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Prairie Surf Studios
Oklahoma City May 2016 10 (Cox Convention Center).jpg
Former names Myriad Convention Center (1972–2002)
Cox Convention Center (2002–2021)
Address 1 Myriad Gardens
Oklahoma City, OK 73102-9219
Location Downtown Oklahoma City
Public transit OKC Streetcar Century Center
OKC Streetcar Arena
Owner City of Oklahoma City
Operator SMG
Capacity Basketball: 13,846
Ice hockey: 13,399
Arena football: 13,231
Concerts: 15,634
Broke ground 1969
Opened November 5, 1972
Construction cost $23 million
($170 million in 2021 dollars )
Architect Bozalis, Dickinson & Roloff
General contractor H.A. Lott Inc.
Oklahoma City Blazers (CHL) (1973–77)
Oklahoma City Stars (CHL) (1978–82)
Oklahoma City Cavalry (CBA) (1990–97)
Oklahoma City Blazers (CHL) (1992–2002)
Oklahoma Coyotes (RHI) (1995–96)
Oklahoma Wranglers (AFL) (2000–01)
Oklahoma City Yard Dawgz (af2/AFL) (2009–10)
Oklahoma City Barons (AHL) (2010–15)
Bricktown Brawlers (IFL) (2011)
Oklahoma City Blue (NBA G League) (2014–2019)

Prairie Surf Studios (originally Myriad Convention Center, later Cox Convention Center) is a film production complex located in downtown Oklahoma City, Oklahoma. It was formerly a convention center and the home of the Oklahoma City Blue of the NBA G League.


City of Oklahoma City contracted with Prairie Surf Media to take over the convention center space for sound stages and production offices for their film company. On January 1, 2021, the building was renamed Prairie Surf Studios. The complex was formerly known as Cox Convention Center (2003-2020) and Myriad Convention Center (1972-2002).

The facility originally was the centerpiece of Oklahoma City's first major urban renewal project, the Pei Plan. In addition to the Convention Center, the project included the removal of blighted sections of the southern downtown area. The project also began the process for the design and construction of the Myriad Botanical Gardens, located directly west of the Myriad.

It is located adjacent to the Renaissance and Sheraton Hotels and borders Robinson Avenue, Sheridan Avenue, Reno Avenue, and EK Gaylord Blvd in Downtown. Immediately across the street to the south is the Chesapeake Energy Arena, the city's largest multipurpose arena, as well as the Courtyard Hotel.

Arena information

Currently, the facility is used as a closed production space for Prairie Surf Media production company, including sound stages, set design, and production offices.

Prior to 2021, the facility's primary use was that of large-scale convention and meeting space. It also hosted major concerts, conferences, and other large-scale events. The complex houses multiple meeting rooms, conference and convention space, dining halls, and a 15,000-seat multi-purpose arena. When it opened in 1972, it replaced the Oklahoma State Fair Arena as Oklahoma City's main indoor sports and concert venue. It would retain this status for 30 years until the opening of the Ford Center (now the Chesapeake Energy Arena) in 2002.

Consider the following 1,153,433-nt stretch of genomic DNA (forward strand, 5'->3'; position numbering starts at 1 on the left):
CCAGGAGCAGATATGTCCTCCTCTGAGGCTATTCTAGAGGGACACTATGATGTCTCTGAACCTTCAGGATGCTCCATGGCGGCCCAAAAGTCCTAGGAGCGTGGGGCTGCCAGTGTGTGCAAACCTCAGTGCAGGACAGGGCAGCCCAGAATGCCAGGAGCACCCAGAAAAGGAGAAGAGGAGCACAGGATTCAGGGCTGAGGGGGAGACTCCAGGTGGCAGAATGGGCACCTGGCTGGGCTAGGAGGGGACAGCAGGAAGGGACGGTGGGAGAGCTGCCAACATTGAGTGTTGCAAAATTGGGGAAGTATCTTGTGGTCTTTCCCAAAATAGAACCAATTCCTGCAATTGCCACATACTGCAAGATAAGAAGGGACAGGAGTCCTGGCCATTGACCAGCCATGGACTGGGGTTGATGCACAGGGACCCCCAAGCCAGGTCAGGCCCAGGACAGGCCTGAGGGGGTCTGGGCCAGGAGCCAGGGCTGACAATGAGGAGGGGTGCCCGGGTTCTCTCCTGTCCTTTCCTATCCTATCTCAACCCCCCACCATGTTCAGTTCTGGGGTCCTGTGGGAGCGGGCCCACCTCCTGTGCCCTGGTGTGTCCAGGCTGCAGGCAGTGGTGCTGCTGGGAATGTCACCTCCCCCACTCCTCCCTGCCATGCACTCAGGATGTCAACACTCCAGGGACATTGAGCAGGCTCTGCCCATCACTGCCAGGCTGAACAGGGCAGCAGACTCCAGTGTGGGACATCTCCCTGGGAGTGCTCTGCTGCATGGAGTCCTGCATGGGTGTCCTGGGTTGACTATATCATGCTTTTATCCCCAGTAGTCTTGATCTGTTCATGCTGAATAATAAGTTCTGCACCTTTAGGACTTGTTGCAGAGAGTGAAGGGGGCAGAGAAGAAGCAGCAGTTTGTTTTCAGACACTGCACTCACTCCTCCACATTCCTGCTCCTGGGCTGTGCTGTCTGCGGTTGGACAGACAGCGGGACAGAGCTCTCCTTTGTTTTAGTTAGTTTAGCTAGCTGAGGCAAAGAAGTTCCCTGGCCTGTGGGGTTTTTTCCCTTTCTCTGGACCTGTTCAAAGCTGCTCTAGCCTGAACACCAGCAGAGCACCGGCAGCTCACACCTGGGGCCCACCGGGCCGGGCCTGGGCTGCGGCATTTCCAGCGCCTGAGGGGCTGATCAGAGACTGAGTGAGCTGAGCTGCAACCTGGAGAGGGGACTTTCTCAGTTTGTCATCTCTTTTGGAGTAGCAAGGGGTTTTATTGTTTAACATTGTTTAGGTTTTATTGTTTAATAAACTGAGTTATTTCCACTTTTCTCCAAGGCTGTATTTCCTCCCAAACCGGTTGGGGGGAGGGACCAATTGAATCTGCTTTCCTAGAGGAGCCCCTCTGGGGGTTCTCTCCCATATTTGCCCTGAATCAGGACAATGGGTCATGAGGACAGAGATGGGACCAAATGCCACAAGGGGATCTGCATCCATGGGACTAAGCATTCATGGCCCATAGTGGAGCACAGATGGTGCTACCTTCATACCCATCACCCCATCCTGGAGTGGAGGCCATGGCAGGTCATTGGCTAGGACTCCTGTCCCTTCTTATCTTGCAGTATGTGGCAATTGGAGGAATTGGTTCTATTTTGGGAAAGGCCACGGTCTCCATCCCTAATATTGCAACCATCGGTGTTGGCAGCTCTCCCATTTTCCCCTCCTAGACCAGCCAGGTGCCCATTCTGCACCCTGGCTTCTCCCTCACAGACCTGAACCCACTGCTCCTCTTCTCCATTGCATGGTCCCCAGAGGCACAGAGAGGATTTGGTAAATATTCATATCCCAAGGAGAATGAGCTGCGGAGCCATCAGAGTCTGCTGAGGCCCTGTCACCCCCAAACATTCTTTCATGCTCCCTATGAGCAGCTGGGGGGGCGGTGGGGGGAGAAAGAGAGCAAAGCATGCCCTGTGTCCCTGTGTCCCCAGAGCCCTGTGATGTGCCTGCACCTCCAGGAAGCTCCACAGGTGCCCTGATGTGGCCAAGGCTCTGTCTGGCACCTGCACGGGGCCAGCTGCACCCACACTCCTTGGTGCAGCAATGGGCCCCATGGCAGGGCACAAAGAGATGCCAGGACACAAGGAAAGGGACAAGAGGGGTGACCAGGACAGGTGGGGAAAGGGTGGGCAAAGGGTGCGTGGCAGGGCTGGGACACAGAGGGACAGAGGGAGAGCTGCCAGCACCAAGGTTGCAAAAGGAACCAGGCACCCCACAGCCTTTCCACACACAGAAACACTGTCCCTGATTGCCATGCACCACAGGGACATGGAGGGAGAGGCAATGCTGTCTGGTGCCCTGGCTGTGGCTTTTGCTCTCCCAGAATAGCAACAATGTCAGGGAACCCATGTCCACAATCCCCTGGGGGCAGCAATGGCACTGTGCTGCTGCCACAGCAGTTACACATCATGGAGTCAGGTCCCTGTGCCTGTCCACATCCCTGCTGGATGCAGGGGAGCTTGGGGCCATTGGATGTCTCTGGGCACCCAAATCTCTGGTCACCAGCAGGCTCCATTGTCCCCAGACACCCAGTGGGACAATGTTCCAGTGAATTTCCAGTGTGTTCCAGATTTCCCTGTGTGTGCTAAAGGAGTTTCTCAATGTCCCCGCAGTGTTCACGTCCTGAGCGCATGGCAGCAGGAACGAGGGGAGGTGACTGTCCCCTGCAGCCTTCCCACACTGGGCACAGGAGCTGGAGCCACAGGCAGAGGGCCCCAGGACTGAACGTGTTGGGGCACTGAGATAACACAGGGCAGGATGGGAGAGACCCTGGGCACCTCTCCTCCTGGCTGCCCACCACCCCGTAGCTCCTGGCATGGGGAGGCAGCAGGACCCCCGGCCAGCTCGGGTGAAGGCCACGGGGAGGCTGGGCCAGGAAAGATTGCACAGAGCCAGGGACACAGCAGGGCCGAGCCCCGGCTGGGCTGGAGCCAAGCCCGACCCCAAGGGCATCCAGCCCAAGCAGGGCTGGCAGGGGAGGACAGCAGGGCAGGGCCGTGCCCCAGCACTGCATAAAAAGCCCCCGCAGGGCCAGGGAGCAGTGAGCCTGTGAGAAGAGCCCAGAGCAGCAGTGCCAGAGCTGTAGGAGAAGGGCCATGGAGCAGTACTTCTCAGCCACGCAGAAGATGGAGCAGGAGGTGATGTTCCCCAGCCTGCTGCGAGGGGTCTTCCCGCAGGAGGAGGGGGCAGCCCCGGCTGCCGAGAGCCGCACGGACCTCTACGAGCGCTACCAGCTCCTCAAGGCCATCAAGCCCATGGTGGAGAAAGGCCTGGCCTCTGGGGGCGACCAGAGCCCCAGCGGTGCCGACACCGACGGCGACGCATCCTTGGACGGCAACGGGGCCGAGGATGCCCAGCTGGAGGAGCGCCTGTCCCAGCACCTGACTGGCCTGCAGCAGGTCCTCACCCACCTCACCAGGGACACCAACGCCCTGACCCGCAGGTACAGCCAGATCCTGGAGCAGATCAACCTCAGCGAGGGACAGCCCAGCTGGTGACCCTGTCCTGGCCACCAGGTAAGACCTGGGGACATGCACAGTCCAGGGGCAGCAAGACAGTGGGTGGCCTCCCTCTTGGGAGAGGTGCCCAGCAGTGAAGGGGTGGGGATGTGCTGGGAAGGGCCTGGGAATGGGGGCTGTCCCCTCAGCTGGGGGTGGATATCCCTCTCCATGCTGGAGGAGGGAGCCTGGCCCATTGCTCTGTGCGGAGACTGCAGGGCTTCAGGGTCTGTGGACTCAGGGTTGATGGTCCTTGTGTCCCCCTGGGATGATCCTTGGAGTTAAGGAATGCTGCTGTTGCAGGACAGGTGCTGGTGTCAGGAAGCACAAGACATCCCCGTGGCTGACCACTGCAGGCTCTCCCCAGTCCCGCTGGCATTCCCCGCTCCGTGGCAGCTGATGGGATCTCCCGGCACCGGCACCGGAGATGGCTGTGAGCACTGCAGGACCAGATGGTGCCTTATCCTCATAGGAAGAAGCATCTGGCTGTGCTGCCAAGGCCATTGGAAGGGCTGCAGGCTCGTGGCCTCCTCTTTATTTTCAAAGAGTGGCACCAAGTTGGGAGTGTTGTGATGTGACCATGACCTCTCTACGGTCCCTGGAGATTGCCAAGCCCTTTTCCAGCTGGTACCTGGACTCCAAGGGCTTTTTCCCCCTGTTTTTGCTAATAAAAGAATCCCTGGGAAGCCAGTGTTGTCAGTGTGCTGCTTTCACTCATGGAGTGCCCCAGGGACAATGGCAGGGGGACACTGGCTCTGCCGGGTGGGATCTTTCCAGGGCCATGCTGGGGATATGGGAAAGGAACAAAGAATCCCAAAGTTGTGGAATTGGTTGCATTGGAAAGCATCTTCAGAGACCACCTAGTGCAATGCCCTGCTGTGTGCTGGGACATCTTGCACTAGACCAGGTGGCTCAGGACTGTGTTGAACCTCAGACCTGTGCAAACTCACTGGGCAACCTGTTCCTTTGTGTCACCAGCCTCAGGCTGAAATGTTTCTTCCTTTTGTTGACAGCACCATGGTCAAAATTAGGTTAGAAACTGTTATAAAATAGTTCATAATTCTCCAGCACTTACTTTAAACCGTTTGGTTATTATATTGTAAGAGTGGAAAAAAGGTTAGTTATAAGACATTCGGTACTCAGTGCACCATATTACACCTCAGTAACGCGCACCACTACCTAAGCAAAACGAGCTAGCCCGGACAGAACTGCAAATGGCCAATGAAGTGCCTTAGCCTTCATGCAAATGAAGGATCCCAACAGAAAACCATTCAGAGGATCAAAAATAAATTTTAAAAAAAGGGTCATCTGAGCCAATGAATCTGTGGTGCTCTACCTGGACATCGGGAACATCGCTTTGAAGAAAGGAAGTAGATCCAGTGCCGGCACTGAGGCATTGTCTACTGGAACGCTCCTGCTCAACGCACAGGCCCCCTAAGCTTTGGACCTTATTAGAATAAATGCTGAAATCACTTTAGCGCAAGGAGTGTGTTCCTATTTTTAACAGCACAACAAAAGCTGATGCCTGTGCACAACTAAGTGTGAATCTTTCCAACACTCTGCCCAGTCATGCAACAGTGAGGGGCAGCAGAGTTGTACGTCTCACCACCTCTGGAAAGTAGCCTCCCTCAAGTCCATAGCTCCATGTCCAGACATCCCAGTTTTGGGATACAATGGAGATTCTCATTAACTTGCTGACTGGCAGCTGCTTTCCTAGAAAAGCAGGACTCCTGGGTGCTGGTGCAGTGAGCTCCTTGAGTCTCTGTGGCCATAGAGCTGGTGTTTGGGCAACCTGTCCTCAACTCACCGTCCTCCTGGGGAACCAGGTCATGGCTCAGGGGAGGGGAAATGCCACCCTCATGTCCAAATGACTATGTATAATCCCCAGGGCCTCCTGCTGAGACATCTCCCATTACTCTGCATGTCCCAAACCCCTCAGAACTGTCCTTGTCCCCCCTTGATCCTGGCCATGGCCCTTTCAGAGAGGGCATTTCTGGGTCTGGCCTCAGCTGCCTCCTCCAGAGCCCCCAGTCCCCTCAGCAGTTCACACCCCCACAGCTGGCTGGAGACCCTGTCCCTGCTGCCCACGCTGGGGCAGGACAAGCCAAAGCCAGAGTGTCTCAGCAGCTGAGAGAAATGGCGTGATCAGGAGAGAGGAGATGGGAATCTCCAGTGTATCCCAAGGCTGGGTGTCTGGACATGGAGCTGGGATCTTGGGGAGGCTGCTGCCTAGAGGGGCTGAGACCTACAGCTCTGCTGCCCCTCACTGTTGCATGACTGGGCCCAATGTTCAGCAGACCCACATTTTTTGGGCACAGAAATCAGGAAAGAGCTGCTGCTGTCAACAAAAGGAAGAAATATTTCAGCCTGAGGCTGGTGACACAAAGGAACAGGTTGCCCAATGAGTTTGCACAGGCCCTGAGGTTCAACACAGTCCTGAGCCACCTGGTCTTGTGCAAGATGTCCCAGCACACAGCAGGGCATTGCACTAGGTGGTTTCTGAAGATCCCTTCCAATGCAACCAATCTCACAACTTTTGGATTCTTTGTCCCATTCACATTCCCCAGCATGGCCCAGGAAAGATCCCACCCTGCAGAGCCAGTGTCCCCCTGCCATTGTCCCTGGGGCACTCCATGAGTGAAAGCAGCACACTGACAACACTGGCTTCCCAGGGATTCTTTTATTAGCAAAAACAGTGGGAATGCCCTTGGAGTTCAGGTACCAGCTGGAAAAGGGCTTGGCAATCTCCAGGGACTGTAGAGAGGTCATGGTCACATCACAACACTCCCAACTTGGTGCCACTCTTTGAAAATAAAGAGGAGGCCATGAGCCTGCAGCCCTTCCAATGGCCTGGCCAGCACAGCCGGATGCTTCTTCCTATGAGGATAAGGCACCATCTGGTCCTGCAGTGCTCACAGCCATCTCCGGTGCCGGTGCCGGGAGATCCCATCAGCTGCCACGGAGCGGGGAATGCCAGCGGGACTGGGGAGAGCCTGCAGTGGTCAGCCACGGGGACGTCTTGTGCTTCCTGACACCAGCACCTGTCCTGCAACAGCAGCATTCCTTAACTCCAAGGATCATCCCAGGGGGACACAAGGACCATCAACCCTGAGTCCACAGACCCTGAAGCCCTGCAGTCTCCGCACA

The arena was home to Oklahoma City Blazers hockey in the 1970s and then again from 1992 to 2002, Bricktown Brawlers Indoor Football League team, and Oklahoma City Blue of the NBA G League from 2014 to 2020; previously the Oklahoma City Barons of the American Hockey League used to play their games there before their relocation to Bakersfield. The Cox Convention Center has also hosted numerous state and college basketball events, including early rounds of the Men's NCAA Basketball Tournament and also the 2007 and 2009 Big 12 Women's Basketball Tournament and UFC Fight Night: Diaz vs. Guillard on September 16, 2009. The NCAA Men's Division I Indoor Track and Field Championships were held at the arena from 1986 to 1988.


As the Myriad, the facility received a major renovation and expansion. The US$55.8 million project was designed by Glover Bode. Flintco, who served as the renovation's general contractor, began construction in June 1997. The work was completed in August 1999.

The MAPS Project also funded construction of the Chesapeake Energy Arena (located just south of the Cox Convention Center) and Chickasaw Bricktown Ballpark.

As the Cox Convention Center, the facility received another upgrade, budgeted at $4.5 million, to accommodate the Edmonton Oilers' top farm team, the Oklahoma City Barons, which began play in fall 2010.


Prior to the opening of the Ford Center, the Myriad was Oklahoma City's premier sports and entertainment venue.

WCW Thunder aired live from the Myriad Convention Center on February 12, 1998. The event can be viewed on the WWE Network.


Other events

  • National Finals Rodeo (1979–1984)
  • 1983 Billy Graham Oklahoma Crusade at the arena
  • NBA and NHL exhibition games
  • 1989 U.S. Olympic Festival events
  • Boxing
  • Tennis
  • UFC Fight Night: Diaz vs. Guillard – September 16, 2009
  • Indoor Track meets
  • American Bycycle Association: Grand Nationals
  • First and second-round games for the 1994 and 1998 NCAA Men's Division I Basketball Championship (Bryce Drew's famous buzzer beater took place here during the 1998 tournament)
  • Talk show host Phil Donahue taped his show in the Great Hall of the Myriad for a week in 1981
  • Pro Wrestling (Mid-South Wrestling, WWF and WCW)
  • OKC Oilfield Expo
  • It hosted the beatification of Stanley Rother on September 23, 2017, the first native-born American to be proclaimed a martyr of the Catholic Church.
Events and Tenants
Preceded by
SpiritBank Event Center
(as the Tulsa 66ers)
Home of the
Oklahoma City Blue

Succeeded by
Preceded by
Rose Garden Arena
Home of the
Oklahoma Wranglers

Succeeded by
Franchise folded
Preceded by
Ford Center
Home of the
Oklahoma City Yard Dawgs

Succeeded by
Franchise folded
Preceded by
Rexall Place
(as the Edmonton Road Runners)
Home of the
Oklahoma City Barons

Succeeded by
Rabobank Arena
(as the Bakersfield Condors)
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